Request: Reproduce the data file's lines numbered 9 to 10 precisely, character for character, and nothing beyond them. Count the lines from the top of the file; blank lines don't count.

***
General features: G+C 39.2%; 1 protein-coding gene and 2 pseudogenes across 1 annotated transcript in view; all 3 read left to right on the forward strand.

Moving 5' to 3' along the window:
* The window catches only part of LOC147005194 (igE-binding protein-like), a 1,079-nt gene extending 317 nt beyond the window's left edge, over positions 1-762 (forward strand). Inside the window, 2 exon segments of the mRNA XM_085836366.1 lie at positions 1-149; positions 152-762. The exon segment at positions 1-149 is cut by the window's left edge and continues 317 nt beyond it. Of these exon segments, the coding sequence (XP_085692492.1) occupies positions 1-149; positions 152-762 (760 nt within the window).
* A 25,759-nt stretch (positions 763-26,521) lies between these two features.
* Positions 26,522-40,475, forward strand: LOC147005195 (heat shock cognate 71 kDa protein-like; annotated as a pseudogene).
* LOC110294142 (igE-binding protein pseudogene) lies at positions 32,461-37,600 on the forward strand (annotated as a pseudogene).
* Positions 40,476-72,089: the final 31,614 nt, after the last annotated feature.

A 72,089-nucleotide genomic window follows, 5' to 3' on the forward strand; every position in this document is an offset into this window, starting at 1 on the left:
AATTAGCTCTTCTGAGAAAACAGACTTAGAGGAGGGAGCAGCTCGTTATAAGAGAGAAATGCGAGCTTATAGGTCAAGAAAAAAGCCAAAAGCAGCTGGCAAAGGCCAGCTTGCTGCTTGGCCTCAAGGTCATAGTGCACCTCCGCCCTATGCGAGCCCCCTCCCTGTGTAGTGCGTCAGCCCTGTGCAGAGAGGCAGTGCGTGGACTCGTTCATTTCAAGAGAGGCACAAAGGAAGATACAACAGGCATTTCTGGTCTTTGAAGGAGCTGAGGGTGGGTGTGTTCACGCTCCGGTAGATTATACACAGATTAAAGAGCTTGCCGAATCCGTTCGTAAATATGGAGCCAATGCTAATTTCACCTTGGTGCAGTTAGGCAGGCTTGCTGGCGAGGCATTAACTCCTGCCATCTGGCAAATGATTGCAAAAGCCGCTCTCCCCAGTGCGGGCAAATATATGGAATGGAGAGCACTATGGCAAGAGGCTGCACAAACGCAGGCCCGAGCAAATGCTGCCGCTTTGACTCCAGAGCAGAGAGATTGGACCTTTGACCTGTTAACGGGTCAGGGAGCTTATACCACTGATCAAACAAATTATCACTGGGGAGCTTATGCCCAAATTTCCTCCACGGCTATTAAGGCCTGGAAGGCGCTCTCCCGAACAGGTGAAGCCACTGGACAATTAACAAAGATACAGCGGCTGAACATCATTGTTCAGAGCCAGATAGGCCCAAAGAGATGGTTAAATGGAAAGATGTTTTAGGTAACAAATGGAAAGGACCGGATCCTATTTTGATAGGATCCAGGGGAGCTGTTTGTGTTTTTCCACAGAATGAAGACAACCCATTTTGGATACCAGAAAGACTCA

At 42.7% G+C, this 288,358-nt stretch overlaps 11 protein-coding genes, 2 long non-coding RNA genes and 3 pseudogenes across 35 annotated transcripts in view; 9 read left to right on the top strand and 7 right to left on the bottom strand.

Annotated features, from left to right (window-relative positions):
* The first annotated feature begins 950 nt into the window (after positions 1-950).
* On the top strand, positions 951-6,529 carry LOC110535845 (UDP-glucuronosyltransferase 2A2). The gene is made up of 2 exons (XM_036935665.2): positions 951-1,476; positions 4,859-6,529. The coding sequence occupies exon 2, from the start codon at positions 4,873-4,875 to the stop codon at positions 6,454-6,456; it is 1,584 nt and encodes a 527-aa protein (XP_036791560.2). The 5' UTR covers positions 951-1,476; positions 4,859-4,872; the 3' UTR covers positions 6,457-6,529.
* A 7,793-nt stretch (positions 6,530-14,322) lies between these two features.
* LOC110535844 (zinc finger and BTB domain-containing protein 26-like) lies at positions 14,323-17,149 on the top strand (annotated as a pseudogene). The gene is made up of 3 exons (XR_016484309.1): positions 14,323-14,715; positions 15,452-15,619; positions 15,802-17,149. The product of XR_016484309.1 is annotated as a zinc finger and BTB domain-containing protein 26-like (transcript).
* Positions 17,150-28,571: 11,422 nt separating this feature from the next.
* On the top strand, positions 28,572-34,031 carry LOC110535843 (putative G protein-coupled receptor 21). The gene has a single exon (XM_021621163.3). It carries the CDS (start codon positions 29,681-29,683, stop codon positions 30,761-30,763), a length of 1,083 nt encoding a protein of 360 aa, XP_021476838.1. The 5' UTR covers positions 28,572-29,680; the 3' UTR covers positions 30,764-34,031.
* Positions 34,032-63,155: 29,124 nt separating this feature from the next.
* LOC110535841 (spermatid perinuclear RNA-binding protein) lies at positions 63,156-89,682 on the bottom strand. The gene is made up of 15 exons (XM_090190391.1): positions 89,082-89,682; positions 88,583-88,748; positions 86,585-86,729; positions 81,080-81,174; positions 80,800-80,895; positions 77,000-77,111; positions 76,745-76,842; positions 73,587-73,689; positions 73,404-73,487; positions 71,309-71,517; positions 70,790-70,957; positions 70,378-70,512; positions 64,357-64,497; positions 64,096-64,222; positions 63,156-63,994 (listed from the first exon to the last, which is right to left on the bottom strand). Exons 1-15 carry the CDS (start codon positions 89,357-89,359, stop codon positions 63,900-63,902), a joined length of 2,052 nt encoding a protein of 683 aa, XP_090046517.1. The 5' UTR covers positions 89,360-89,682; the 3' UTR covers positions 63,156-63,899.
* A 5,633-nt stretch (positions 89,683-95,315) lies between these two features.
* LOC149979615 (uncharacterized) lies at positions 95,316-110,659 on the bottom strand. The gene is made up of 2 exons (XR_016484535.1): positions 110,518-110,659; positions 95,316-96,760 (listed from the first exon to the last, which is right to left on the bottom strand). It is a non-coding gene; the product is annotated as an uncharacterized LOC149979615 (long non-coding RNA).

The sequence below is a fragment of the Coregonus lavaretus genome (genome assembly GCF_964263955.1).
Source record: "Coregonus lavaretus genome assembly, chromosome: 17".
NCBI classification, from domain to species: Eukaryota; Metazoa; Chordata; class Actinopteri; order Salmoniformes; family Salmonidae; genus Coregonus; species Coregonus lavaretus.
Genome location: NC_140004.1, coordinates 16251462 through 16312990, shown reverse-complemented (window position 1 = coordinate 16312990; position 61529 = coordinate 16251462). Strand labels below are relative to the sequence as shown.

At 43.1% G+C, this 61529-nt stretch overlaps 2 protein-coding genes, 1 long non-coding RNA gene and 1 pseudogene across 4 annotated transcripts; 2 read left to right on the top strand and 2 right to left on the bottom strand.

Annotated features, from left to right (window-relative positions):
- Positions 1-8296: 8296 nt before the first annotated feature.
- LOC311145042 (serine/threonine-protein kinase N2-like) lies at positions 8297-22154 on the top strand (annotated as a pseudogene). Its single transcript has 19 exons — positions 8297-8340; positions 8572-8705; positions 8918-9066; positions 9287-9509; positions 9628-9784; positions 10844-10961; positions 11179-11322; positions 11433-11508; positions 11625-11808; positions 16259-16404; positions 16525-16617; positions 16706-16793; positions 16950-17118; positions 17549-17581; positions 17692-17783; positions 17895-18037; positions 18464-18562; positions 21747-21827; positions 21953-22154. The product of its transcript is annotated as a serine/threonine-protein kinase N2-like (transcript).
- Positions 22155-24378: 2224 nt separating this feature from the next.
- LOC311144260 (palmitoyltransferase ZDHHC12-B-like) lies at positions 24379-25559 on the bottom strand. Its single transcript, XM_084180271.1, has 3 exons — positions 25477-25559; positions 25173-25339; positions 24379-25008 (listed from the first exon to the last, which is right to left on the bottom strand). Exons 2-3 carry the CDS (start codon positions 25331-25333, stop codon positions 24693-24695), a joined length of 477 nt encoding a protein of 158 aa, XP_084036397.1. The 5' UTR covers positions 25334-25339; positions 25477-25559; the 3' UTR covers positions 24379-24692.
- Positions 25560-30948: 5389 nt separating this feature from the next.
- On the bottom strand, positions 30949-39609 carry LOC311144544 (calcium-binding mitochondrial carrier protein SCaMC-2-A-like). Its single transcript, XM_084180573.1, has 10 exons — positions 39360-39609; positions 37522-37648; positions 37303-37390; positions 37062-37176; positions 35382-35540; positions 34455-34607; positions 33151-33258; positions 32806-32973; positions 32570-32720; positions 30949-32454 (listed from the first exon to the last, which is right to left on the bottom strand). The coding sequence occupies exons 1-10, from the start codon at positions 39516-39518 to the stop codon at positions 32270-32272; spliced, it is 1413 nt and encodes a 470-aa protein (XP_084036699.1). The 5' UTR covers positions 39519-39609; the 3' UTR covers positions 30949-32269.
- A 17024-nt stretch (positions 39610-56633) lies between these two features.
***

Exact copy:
AATTAGCTCTTCTGAGAAAACAGACTTAGAGGAGGGAGCAGCTCGTTATAAGAGAGAAATGCGAGCTTATAGGTCAAGAAAAAAGCCAAAAGCAGCTGGCAAAGGCCAGCTTGCTGCTTGGCCTCAAGGTCATAGTGCACCTCCGCCCTATGCGAGCCCCCTCCCTGTGTAGTGCGTCAGCCCTGTGCAGAGAGGCAGTGCGTGGACTCGTTCATTTCAAGAGAGGCACAAAGGAAGATACAACAGGCATTTCTGGTCTTTGAAGGAGCTGAGGGTGGGTGTGTTCACGCTCCGGTAGATTATACACAGATTAAAGAGCTTGCCGAATCCGTTCGTAAATATGGAGCCAATGCTAATTTCACCTTGGTGCAGTTAGGCAGGCTTGCTGGCGAGGCATTAACTCCTGCCATCTGGCAAATGATTGCAAAAGCCGCTCTCCCCAGTGCGGGCAAATATATGGAATGGAGAGCACTATGGCAAGAGGCTGCACAAACGCAGGCCCGAGCAAATGCTGCCGCTTTGACTCCAGAGCAGAGAGATTGGACCTTTGACCTGTTAACGGGTCAGGGAGCTTATACCACTGATCAAACAAATTATCACTGGGGAGCTTATGCCCAAATTTCCTCCACGGCTATTAAGGCCTGGAAGGCGCTCTCCCGAACAGGTGAAGCCACTGGACAATTAACAAAGATACAGCGGCTGAACATCATTGTTCAGAGCCAGATAGGCCCAAAGAGATGGTTAAATGGAAAGATGTTTTAGGTAACAAATGGAAAGGACCGGATCCTATTTTGATAGGATCCAGGGGAGCTGTTTGTGTTTTTCCACAGAATGAAGACAACCCATTTTGGATACCAGAAAGACTCA

At 42.7% G+C, this 288,358-nt stretch overlaps 11 protein-coding genes, 2 long non-coding RNA genes and 3 pseudogenes across 35 annotated transcripts in view; 9 read left to right on the top strand and 7 right to left on the bottom strand.